Introduction: We investigated the impact of the Corona Virus Disease 2019 (COVID-19) pandemic and the resulting lockdown on reperfusion treatments and door-to-treatment times during the first surge in Dutch comprehensive stroke centers. Furthermore, we studied the association between COVID-19-status and treatment times. Methods: We included all patients receiving reperfusion treatment in 17 Dutch stroke centers from May 11th, 2017, until May 11th, 2020. We collected baseline characteristics, National Institutes of Health Stroke Scale (NIHSS) at admission, onset-to-door time (ODT), door-to-needle time (DNT), door-to-groin time (DGT) and COVID-19-status at admission. Parameters during the lockdown (March 15th, 2020 until May 11th, 2020) were compared with those in the same period in 2019, and between groups stratified by COVID-19-status. We used nationwide data and extrapolated our findings to the increasing trend of EVT numbers since May 2017. Results: A decline of 14% was seen in reperfusion treatments during lockdown, with a decline in both IVT and EVT delivery. DGT increased by 12 min (50 to 62 min, p-value of < 0.001). Furthermore, median NIHSS-scores were higher in COVID-19 - suspected or positive patients (7 to 11, p-value of 0.004), door-to-treatment times did not differ significantly when stratified for COVID-19-status. Conclusions: During the first surge of the COVID-19 pandemic, a decline in acute reperfusion treatments and a delay in DGT was seen, which indicates a target for attention. It also appeared that COVID-19-positive or -suspected patients had more severe neurologic symptoms, whereas their EVT-workflow was not affected.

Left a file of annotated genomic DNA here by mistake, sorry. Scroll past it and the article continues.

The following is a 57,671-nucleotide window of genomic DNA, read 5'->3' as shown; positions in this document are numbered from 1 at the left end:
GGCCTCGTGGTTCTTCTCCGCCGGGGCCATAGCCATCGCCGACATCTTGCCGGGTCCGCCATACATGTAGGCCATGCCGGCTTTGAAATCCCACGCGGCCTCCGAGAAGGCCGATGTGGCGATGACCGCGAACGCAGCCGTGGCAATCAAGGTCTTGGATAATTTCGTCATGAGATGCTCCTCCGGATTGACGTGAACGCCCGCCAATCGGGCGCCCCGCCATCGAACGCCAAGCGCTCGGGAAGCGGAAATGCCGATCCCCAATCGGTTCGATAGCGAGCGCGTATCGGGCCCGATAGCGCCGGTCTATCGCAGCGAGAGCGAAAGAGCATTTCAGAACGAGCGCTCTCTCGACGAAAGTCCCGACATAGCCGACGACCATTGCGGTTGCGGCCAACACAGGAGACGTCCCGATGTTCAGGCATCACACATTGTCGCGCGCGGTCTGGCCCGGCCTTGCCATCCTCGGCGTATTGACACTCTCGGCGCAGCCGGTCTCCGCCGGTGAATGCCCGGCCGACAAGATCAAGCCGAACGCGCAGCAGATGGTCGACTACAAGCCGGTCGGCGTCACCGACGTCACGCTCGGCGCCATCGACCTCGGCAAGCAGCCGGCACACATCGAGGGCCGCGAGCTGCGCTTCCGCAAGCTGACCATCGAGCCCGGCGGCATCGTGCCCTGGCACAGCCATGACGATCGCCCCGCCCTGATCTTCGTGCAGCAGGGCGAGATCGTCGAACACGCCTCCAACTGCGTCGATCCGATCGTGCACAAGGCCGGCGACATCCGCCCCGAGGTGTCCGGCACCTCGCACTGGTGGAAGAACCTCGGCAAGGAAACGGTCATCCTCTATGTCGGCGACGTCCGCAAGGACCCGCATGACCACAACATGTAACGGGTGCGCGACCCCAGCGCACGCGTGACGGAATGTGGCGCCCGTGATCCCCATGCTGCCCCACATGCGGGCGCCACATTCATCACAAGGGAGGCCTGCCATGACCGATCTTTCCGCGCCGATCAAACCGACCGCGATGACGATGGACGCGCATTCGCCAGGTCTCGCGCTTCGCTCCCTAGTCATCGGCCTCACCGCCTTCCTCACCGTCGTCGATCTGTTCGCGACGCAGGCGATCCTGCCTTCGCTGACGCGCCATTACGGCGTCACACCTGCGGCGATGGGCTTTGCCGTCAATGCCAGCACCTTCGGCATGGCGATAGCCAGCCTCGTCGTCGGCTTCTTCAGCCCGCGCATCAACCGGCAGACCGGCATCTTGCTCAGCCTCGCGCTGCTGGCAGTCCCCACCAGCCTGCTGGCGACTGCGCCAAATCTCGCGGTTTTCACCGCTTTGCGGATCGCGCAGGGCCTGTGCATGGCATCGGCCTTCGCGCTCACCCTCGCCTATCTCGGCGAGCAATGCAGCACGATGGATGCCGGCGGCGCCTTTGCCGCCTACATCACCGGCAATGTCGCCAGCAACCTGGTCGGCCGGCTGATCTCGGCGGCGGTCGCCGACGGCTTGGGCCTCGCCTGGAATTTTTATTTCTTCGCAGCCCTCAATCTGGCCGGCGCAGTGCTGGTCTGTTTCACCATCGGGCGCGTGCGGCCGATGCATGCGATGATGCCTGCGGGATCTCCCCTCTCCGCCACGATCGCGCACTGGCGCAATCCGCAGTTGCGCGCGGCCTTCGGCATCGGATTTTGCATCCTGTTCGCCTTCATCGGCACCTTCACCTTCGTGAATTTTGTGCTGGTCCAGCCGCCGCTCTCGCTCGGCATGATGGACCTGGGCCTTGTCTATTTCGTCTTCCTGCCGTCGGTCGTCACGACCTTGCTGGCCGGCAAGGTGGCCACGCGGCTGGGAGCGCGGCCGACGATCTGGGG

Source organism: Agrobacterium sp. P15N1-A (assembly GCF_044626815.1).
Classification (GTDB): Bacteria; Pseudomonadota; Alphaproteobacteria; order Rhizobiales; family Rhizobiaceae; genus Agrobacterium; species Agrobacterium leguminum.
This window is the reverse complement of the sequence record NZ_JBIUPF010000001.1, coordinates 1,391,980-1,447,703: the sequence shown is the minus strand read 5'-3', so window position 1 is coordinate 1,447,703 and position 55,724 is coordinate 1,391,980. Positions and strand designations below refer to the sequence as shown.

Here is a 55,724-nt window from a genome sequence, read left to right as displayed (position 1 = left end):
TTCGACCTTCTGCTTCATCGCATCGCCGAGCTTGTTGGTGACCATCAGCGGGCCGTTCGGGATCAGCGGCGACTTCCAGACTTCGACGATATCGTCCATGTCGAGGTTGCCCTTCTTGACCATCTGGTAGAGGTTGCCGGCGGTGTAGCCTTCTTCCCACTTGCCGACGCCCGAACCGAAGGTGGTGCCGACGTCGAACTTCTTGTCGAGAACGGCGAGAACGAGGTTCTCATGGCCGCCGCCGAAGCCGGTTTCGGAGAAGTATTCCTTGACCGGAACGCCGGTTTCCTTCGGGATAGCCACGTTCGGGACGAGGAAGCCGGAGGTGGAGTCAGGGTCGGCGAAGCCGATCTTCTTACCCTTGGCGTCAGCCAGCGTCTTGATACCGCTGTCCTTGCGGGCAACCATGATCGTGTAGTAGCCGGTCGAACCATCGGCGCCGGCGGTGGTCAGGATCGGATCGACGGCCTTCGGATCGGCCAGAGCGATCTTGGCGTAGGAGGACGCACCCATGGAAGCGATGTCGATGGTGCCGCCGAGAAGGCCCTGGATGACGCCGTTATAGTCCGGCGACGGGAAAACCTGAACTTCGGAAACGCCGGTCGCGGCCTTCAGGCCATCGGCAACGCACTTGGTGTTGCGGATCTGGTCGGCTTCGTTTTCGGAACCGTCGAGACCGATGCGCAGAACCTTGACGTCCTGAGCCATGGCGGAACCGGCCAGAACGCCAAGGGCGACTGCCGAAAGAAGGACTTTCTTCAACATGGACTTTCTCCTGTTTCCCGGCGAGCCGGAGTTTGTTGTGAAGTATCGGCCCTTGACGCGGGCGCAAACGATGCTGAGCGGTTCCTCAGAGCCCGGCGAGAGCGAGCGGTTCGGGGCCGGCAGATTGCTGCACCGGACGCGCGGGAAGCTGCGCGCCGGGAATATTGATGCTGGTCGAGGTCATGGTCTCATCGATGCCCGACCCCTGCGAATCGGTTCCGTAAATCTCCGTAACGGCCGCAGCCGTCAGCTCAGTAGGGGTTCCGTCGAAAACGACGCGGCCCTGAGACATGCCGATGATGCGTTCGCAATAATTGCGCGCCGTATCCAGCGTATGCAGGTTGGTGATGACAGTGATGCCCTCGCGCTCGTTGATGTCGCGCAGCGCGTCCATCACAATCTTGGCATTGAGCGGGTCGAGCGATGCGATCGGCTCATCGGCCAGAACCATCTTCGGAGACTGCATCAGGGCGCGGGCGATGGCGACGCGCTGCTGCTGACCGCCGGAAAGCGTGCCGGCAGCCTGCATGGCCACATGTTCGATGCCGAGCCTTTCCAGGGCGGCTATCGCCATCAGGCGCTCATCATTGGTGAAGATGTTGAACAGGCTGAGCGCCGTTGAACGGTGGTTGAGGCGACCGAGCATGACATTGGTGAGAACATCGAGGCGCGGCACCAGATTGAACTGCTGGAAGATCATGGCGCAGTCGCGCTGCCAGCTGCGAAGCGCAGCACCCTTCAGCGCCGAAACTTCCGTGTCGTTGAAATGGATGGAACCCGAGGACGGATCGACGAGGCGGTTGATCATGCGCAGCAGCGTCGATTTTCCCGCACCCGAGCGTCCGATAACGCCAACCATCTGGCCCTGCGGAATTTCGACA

Bibliographical noteFunding Information:
Diederik WJ Dippel: Reports funding from the Dutch Heart Foundation, Brain Foundation Netherlands, The Netherlands Organization for Health Research and Development, Health Holland Top Sector Life Sciences & Health, and unrestricted grants from Penumbra Inc., Stryker European Operations BV, Medtronic, Thrombolytic Science, LLC and Cerenovus for research, all paid to institution.
Frank-Erik de Leeuw: supported by a clinical established investigator grant of the Dutch Heart Foundation (grant 2014 T060), and by a VIDI innovational grant from The Netherlands Organization for Health Research and Development, ZonMw (grant 016126351). Furthermore, he is associate editor of the International Journal of Stroke.
H Bart van der Worp: received consultancy fees paid to his institution from Bayer and Boehringer Ingelheim.
Paul J Nederkoorn: Chair clinical audit board Dutch Acute Stroke Audit (DASA).
Wim H van Zwam: Speaker’s fees from Cerenovus and Stryker, paid to institution.
© 2022, The Author(s).